Silicon Valley Bank (SVB) collapsed on March 10, 2023, which has caused a ripple effect throughout the global financial system. Unfortunately, the SVB Collapse Enables Scammers to take advantage of the situation and use the bank’s downfall to scam people.
SVB was a US-based commercial bank and the 16th largest bank in the country, which also happened to be the largest bank by deposits in Silicon Valley, California. The bank failed after a run on its deposits, which has impacted many businesses and people in the technology, life science, healthcare, private equity, venture capital, and premium wine industries who were customers of SVB.
What they are using
Security researchers have noted that hackers are registering suspicious domains and conducting phishing campaigns, preparing for business email compromise (BEC) attacks. These attacks aim to steal money, steal account data, or infect targets with malware.
Researcher Johannes Ulrich has reported that threat actors are already registering suspicious domains related to SVB that are very likely to be used in attacks. Cyber-intelligence firm Cyble has also published a report exploring developing SVB-themed threats and warning about additional domains. Some examples given in a report published on the SANS ISC and Cyble websites include:
- svbcertificates.com, svbclaim.com,
Many of these sites were registered on the day of the bank’s collapse and are already hosting cryptocurrency scams.
How they are using it
The scammers might attempt to contact former clients of SVB to offer them a support package, legal services, loans, or other fake services relating to the bank’s collapse. Some threat actors are impersonating SVB customers and telling customers that they need payments sent to a new bank account after the bank’s collapse. However, these bank accounts belong to the threat actors, who steal payments meant to go to the legitimate company.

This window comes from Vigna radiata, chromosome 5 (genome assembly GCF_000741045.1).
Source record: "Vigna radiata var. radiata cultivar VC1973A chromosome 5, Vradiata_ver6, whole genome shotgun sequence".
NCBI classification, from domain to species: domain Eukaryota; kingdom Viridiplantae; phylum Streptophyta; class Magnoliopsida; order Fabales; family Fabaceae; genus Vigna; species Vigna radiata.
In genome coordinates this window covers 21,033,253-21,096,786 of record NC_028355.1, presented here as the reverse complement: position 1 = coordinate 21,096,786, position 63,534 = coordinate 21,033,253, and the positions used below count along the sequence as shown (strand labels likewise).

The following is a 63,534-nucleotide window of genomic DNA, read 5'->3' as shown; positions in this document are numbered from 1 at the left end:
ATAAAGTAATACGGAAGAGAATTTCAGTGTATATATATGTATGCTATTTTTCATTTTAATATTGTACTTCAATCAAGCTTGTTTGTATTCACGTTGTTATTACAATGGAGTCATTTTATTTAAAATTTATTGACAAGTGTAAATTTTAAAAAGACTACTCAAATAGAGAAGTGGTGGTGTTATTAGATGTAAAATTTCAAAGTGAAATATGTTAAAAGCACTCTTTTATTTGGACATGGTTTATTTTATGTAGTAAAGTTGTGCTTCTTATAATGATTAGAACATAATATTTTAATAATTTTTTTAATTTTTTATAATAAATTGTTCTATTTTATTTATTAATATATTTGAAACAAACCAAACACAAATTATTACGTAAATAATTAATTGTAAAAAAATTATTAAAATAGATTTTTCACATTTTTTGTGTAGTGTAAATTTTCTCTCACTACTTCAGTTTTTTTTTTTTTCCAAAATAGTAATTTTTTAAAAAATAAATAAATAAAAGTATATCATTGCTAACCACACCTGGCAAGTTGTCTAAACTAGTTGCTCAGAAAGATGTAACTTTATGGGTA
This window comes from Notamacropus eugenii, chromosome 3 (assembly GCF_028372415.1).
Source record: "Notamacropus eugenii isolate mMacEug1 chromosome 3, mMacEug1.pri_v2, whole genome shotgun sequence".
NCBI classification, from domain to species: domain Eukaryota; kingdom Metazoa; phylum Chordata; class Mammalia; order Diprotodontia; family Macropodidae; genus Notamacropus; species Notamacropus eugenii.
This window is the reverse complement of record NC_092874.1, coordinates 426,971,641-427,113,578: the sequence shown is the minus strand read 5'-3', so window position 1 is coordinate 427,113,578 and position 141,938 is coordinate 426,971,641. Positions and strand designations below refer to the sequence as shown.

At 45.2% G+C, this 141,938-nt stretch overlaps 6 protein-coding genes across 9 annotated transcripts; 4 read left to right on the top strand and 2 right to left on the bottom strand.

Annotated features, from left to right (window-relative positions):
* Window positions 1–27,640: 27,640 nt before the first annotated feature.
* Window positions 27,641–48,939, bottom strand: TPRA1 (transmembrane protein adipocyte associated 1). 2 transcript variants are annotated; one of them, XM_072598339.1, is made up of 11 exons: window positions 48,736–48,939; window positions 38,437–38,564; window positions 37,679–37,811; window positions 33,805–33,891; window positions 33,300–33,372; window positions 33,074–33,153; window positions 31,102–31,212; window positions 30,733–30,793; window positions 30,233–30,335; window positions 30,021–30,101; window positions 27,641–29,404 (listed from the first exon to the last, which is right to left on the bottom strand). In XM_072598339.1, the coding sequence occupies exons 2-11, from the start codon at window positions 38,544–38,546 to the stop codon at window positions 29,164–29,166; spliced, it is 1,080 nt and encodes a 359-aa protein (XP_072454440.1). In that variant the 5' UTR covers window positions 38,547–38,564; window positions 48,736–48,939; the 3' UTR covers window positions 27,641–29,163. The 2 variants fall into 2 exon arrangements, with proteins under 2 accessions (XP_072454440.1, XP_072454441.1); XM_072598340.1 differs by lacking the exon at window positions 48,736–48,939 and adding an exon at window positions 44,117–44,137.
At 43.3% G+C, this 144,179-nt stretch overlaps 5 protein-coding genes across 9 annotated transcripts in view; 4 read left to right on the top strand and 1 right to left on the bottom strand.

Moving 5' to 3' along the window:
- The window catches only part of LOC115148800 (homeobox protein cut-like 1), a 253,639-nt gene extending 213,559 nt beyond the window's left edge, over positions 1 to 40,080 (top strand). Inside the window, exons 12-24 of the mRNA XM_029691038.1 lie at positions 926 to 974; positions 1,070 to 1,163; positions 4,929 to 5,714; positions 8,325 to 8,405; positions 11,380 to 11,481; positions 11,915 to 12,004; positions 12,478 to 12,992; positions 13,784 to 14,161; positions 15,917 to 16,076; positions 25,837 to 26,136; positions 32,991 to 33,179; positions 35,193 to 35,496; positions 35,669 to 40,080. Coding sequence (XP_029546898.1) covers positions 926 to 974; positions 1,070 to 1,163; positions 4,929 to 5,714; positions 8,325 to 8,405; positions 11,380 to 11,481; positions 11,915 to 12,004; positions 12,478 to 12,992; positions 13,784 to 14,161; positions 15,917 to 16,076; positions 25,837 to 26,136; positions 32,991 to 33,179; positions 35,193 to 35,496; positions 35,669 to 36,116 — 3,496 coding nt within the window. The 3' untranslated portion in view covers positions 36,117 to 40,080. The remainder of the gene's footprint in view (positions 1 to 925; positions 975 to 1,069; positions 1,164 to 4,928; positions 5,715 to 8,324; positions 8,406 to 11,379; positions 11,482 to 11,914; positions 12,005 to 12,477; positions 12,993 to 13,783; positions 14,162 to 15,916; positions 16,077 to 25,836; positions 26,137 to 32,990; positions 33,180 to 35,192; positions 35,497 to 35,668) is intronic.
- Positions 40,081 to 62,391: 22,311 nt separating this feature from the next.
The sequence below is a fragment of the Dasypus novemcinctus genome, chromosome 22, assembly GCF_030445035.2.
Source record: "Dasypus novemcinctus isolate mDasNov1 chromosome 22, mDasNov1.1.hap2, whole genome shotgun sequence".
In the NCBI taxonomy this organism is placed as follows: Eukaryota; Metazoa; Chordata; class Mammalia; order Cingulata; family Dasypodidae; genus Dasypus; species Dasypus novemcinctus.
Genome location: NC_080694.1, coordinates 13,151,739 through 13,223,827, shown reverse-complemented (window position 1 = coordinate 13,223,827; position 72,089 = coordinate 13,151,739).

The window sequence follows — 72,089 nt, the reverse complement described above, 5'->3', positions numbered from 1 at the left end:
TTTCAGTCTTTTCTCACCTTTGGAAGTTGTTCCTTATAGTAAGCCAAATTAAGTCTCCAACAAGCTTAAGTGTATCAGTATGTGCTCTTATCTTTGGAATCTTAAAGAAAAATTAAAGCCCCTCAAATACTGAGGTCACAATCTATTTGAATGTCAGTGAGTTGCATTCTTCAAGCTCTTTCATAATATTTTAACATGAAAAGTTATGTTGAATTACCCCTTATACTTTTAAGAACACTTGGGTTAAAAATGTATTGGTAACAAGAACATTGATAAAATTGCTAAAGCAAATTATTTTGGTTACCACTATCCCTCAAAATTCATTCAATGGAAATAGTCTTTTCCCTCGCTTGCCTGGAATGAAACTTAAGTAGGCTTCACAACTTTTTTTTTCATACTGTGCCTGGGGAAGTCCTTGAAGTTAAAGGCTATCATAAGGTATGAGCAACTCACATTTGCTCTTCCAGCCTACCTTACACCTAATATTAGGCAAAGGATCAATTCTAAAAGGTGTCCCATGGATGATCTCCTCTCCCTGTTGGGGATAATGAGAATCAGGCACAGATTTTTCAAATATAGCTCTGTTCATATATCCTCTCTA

These scam pages tell SVB customers that the bank is distributing USDC as part of a “payback” program. However, clicking on the site’s ‘Click here to claim’ button brings up a QR code that attempts to compromise crypto wallets when scanned.
In another case, the threat actors behind “cash4svb.com” attempt to phish former SVB customers’ contact information who are trade creditors or lenders, promising them a return between 65% and 85%.
SVB Collapse Enables Scammers to take advantage of the situation and use the bank’s downfall to scam people. Overall, people must be vigilant about these scams and take steps to protect themselves from cybercriminals.